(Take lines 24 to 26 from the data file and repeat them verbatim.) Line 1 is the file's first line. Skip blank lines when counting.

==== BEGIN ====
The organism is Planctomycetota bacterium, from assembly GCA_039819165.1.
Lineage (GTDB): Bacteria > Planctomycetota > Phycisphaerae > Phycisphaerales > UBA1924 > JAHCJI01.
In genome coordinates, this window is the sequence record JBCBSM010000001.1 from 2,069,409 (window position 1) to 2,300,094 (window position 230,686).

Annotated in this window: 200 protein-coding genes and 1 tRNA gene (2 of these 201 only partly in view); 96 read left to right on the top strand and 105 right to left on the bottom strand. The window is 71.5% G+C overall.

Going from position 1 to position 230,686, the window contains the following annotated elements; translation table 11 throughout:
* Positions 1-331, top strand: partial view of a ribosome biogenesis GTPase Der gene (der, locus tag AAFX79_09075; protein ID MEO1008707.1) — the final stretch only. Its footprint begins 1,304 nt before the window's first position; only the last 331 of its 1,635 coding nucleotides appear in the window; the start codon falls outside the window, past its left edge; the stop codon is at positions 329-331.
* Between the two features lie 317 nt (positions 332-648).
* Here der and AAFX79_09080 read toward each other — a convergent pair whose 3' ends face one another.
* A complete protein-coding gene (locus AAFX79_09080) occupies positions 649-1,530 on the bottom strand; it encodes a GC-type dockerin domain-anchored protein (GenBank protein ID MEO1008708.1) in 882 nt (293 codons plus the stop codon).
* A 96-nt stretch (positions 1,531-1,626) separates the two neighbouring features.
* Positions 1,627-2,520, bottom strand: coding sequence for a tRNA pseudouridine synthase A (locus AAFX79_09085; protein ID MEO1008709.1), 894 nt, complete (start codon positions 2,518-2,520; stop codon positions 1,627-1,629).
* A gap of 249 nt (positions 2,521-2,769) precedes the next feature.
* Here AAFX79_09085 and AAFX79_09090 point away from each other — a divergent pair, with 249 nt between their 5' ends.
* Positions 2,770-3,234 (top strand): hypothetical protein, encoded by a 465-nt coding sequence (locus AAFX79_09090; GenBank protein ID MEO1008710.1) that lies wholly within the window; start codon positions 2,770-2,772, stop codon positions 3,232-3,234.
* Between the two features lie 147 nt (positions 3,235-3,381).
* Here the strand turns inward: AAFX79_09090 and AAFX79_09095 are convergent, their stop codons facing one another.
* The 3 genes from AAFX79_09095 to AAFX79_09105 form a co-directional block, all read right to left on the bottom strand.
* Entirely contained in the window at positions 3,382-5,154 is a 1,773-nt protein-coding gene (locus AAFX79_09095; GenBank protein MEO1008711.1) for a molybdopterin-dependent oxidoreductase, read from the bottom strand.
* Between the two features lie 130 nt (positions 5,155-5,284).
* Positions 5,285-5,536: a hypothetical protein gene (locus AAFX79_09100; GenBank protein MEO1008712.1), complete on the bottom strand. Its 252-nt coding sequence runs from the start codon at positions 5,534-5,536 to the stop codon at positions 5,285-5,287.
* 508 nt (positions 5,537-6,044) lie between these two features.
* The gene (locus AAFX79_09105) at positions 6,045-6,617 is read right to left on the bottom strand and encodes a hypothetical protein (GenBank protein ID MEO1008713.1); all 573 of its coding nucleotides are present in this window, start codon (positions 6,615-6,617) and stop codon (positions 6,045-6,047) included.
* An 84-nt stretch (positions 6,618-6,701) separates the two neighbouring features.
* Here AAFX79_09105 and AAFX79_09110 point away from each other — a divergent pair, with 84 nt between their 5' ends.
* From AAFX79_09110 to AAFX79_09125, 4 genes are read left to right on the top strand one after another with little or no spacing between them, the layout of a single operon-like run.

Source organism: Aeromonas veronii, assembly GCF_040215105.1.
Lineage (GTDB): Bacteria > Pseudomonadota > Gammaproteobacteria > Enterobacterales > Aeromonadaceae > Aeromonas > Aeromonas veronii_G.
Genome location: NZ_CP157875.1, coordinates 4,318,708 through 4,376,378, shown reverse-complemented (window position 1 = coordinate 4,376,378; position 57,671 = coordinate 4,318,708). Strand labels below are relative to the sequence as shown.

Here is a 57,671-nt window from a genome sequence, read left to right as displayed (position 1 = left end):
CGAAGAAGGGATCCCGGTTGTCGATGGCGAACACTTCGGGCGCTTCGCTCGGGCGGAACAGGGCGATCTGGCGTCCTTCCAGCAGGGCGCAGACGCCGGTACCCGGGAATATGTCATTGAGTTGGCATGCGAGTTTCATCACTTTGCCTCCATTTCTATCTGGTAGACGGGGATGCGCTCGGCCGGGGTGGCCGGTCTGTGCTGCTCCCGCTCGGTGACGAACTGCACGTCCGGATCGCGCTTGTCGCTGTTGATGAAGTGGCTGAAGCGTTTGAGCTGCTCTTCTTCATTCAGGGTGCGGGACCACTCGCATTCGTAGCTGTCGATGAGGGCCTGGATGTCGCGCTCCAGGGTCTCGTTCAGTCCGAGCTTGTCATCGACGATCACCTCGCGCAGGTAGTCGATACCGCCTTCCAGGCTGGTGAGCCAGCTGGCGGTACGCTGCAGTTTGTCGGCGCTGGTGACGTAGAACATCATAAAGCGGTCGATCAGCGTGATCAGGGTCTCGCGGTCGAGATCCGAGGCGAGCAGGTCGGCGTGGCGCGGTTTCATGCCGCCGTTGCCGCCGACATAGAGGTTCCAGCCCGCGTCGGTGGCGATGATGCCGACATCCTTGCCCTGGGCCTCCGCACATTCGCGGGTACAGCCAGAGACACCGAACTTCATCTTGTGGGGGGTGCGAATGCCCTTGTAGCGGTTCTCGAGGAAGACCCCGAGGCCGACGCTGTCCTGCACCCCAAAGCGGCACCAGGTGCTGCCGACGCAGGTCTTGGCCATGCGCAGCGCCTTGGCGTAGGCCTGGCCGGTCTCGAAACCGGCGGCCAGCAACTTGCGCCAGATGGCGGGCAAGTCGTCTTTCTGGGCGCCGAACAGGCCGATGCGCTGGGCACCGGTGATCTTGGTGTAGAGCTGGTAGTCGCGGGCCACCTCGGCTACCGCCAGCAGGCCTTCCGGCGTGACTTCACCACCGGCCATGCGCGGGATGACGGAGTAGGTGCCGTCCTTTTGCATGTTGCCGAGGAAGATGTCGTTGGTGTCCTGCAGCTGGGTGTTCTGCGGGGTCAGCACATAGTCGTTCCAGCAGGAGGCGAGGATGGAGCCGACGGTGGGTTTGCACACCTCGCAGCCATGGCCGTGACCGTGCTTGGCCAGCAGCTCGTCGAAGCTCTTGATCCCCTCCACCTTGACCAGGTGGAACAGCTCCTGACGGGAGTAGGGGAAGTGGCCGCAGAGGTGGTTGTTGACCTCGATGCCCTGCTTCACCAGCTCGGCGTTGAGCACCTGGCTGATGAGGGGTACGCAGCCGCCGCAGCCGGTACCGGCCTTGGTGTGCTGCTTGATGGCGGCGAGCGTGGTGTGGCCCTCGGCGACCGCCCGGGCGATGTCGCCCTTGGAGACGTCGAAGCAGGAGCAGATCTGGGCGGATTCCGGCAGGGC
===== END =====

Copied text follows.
* Here AAFX79_09105 and AAFX79_09110 point away from each other — a divergent pair, with 84 nt between their 5' ends.
* From AAFX79_09110 to AAFX79_09125, 4 genes are read left to right on the top strand one after another with little or no spacing between them, the layout of a single operon-like run.

Source organism: Aeromonas veronii, assembly GCF_040215105.1.